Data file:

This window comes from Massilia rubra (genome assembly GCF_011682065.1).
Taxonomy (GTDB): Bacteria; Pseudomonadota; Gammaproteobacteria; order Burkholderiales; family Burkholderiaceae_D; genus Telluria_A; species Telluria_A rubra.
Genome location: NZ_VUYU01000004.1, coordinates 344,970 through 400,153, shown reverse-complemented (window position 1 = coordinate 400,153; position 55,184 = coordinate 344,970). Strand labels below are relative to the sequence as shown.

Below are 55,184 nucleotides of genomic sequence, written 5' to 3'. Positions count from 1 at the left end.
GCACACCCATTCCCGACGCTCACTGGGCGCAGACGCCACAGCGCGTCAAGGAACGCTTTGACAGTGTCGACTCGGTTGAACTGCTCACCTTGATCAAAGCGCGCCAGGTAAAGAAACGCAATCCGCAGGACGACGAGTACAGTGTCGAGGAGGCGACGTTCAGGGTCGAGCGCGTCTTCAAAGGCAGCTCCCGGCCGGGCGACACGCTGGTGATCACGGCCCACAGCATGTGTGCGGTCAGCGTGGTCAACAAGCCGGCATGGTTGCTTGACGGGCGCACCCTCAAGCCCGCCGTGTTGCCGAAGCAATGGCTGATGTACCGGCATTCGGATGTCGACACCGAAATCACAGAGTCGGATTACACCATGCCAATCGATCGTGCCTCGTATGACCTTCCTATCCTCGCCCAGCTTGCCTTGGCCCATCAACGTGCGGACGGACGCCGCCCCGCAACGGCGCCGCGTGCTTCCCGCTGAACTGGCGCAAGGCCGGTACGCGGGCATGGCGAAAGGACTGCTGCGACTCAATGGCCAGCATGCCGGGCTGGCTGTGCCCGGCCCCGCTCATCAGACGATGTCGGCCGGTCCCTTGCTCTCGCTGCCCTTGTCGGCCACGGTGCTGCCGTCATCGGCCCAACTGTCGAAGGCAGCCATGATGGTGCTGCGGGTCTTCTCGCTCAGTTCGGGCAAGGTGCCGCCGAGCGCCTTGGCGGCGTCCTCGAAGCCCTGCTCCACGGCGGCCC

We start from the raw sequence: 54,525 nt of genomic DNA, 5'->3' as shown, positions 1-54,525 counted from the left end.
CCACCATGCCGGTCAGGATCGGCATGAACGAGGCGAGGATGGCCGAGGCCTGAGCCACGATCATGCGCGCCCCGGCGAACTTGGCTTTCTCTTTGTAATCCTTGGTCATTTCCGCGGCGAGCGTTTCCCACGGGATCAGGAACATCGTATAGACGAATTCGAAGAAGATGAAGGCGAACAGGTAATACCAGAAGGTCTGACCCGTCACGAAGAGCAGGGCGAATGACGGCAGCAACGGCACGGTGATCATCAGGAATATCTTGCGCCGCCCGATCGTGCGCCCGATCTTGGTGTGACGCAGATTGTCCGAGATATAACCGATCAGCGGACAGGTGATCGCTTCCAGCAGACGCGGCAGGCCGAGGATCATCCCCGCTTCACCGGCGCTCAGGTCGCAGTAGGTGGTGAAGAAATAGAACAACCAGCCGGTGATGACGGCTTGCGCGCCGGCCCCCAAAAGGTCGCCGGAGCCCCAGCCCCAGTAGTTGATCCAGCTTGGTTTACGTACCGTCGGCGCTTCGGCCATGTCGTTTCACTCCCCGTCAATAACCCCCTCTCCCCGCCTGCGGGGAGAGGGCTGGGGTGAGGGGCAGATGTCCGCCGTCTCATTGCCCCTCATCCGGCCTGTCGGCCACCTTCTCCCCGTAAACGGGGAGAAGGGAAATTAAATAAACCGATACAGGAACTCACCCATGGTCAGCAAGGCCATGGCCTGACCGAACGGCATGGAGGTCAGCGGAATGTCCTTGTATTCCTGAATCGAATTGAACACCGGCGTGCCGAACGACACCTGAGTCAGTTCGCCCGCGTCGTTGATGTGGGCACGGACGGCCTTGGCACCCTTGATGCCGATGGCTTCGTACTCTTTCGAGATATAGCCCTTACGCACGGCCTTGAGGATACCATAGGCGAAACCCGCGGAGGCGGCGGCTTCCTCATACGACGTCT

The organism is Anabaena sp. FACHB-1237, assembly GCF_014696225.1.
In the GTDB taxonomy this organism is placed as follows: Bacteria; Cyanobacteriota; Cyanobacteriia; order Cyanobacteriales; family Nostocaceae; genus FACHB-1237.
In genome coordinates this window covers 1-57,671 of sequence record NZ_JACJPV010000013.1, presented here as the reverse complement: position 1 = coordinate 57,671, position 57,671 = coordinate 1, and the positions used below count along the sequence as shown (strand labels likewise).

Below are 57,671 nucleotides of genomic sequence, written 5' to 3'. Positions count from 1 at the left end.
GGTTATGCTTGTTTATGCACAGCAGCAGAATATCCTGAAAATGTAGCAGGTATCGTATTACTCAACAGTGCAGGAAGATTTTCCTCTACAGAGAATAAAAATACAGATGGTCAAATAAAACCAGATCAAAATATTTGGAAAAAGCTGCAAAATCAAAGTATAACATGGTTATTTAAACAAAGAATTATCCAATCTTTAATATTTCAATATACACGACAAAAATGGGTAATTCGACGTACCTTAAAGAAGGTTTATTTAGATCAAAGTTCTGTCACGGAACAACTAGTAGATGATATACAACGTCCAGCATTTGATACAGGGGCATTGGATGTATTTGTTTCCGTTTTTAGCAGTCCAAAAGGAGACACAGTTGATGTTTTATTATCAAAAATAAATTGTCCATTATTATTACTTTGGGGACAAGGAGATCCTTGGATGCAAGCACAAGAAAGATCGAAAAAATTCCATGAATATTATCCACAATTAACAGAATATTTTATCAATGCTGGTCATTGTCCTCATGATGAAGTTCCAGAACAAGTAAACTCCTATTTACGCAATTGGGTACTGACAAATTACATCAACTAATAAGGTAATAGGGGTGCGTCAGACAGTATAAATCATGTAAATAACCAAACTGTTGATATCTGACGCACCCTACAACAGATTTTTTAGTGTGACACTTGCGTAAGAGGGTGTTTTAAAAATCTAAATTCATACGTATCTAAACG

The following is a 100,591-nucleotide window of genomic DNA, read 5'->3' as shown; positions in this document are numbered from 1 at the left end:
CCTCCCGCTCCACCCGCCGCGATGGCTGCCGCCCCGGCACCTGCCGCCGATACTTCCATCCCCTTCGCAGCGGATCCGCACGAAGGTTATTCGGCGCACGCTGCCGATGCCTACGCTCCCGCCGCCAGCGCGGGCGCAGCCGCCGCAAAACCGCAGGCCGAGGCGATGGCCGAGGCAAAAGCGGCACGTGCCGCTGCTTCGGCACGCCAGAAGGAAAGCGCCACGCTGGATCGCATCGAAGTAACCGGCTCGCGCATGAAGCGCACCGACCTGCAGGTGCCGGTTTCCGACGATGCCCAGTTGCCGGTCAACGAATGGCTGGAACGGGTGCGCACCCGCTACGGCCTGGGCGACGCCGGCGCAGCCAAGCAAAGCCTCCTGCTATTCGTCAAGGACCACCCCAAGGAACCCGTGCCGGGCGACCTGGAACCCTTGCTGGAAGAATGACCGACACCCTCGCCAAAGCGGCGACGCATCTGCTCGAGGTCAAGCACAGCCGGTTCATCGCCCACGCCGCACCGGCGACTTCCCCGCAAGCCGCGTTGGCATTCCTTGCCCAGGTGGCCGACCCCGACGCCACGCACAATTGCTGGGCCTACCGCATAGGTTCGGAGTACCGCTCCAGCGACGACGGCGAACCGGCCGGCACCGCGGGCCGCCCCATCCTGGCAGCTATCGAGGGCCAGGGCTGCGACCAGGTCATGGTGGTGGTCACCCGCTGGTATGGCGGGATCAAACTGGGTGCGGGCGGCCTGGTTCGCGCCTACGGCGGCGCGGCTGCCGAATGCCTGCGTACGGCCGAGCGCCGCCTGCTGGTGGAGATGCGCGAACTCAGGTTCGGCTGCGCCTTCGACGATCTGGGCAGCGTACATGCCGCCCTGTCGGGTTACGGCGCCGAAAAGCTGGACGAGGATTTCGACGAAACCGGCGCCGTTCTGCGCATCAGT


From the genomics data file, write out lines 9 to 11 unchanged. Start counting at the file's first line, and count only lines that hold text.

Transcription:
In the GTDB taxonomy this organism is placed as follows: Bacteria; Cyanobacteriota; Cyanobacteriia; order Cyanobacteriales; family Nostocaceae; genus FACHB-1237.
In genome coordinates this window covers 1-57,671 of sequence record NZ_JACJPV010000013.1, presented here as the reverse complement: position 1 = coordinate 57,671, position 57,671 = coordinate 1, and the positions used below count along the sequence as shown (strand labels likewise).

Below are 57,671 nucleotides of genomic sequence, written 5' to 3'. Positions count from 1 at the left end.